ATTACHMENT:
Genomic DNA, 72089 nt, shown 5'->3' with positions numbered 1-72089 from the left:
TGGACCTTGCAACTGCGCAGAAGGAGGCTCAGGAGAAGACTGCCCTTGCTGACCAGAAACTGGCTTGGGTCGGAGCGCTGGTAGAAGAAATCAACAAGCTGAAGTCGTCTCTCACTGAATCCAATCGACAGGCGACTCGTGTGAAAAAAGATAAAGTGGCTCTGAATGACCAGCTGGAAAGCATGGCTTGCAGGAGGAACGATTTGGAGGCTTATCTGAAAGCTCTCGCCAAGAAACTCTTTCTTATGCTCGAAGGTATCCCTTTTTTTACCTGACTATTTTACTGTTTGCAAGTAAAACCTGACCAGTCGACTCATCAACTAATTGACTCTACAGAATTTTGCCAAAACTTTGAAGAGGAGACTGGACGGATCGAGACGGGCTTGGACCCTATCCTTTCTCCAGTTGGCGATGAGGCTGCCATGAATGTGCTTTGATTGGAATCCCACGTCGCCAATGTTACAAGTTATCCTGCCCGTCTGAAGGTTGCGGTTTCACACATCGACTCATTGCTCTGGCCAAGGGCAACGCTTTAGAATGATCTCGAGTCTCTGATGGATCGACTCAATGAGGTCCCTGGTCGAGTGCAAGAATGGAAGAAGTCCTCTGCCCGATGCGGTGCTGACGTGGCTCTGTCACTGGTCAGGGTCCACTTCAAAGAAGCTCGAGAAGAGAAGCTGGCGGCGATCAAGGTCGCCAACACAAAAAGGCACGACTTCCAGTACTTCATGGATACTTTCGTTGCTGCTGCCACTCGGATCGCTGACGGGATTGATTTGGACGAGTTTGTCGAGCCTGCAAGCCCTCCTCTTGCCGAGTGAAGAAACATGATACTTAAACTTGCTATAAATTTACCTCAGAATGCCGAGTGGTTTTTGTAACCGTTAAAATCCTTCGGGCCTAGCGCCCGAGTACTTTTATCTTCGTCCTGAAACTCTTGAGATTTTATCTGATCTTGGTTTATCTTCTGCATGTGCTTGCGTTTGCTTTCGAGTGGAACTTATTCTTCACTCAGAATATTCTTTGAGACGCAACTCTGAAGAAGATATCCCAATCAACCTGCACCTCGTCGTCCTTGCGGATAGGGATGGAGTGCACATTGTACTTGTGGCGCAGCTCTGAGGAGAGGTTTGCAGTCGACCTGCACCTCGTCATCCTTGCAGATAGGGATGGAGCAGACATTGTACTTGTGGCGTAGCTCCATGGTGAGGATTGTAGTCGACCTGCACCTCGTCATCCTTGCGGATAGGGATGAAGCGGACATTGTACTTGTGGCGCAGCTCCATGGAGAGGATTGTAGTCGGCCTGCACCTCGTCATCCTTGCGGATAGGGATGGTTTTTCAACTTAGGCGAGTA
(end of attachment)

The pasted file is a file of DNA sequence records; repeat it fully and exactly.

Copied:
Genomic DNA, 72089 nt, shown 5'->3' with positions numbered 1-72089 from the left:
TGGACCTTGCAACTGCGCAGAAGGAGGCTCAGGAGAAGACTGCCCTTGCTGACCAGAAACTGGCTTGGGTCGGAGCGCTGGTAGAAGAAATCAACAAGCTGAAGTCGTCTCTCACTGAATCCAATCGACAGGCGACTCGTGTGAAAAAAGATAAAGTGGCTCTGAATGACCAGCTGGAAAGCATGGCTTGCAGGAGGAACGATTTGGAGGCTTATCTGAAAGCTCTCGCCAAGAAACTCTTTCTTATGCTCGAAGGTATCCCTTTTTTTACCTGACTATTTTACTGTTTGCAAGTAAAACCTGACCAGTCGACTCATCAACTAATTGACTCTACAGAATTTTGCCAAAACTTTGAAGAGGAGACTGGACGGATCGAGACGGGCTTGGACCCTATCCTTTCTCCAGTTGGCGATGAGGCTGCCATGAATGTGCTTTGATTGGAATCCCACGTCGCCAATGTTACAAGTTATCCTGCCCGTCTGAAGGTTGCGGTTTCACACATCGACTCATTGCTCTGGCCAAGGGCAACGCTTTAGAATGATCTCGAGTCTCTGATGGATCGACTCAATGAGGTCCCTGGTCGAGTGCAAGAATGGAAGAAGTCCTCTGCCCGATGCGGTGCTGACGTGGCTCTGTCACTGGTCAGGGTCCACTTCAAAGAAGCTCGAGAAGAGAAGCTGGCGGCGATCAAGGTCGCCAACACAAAAAGGCACGACTTCCAGTACTTCATGGATACTTTCGTTGCTGCTGCCACTCGGATCGCTGACGGGATTGATTTGGACGAGTTTGTCGAGCCTGCAAGCCCTCCTCTTGCCGAGTGAAGAAACATGATACTTAAACTTGCTATAAATTTACCTCAGAATGCCGAGTGGTTTTTGTAACCGTTAAAATCCTTCGGGCCTAGCGCCCGAGTACTTTTATCTTCGTCCTGAAACTCTTGAGATTTTATCTGATCTTGGTTTATCTTCTGCATGTGCTTGCGTTTGCTTTCGAGTGGAACTTATTCTTCACTCAGAATATTCTTTGAGACGCAACTCTGAAGAAGATATCCCAATCAACCTGCACCTCGTCGTCCTTGCGGATAGGGATGGAGTGCACATTGTACTTGTGGCGCAGCTCTGAGGAGAGGTTTGCAGTCGACCTGCACCTCGTCATCCTTGCAGATAGGGATGGAGCAGACATTGTACTTGTGGCGTAGCTCCATGGTGAGGATTGTAGTCGACCTGCACCTCGTCATCCTTGCGGATAGGGATGAAGCGGACATTGTACTTGTGGCGCAGCTCCATGGAGAGGATTGTAGTCGGCCTGCACCTCGTCATCCTTGCGGATAGGGATGGTTTTTCAACTTAGGCGAGTA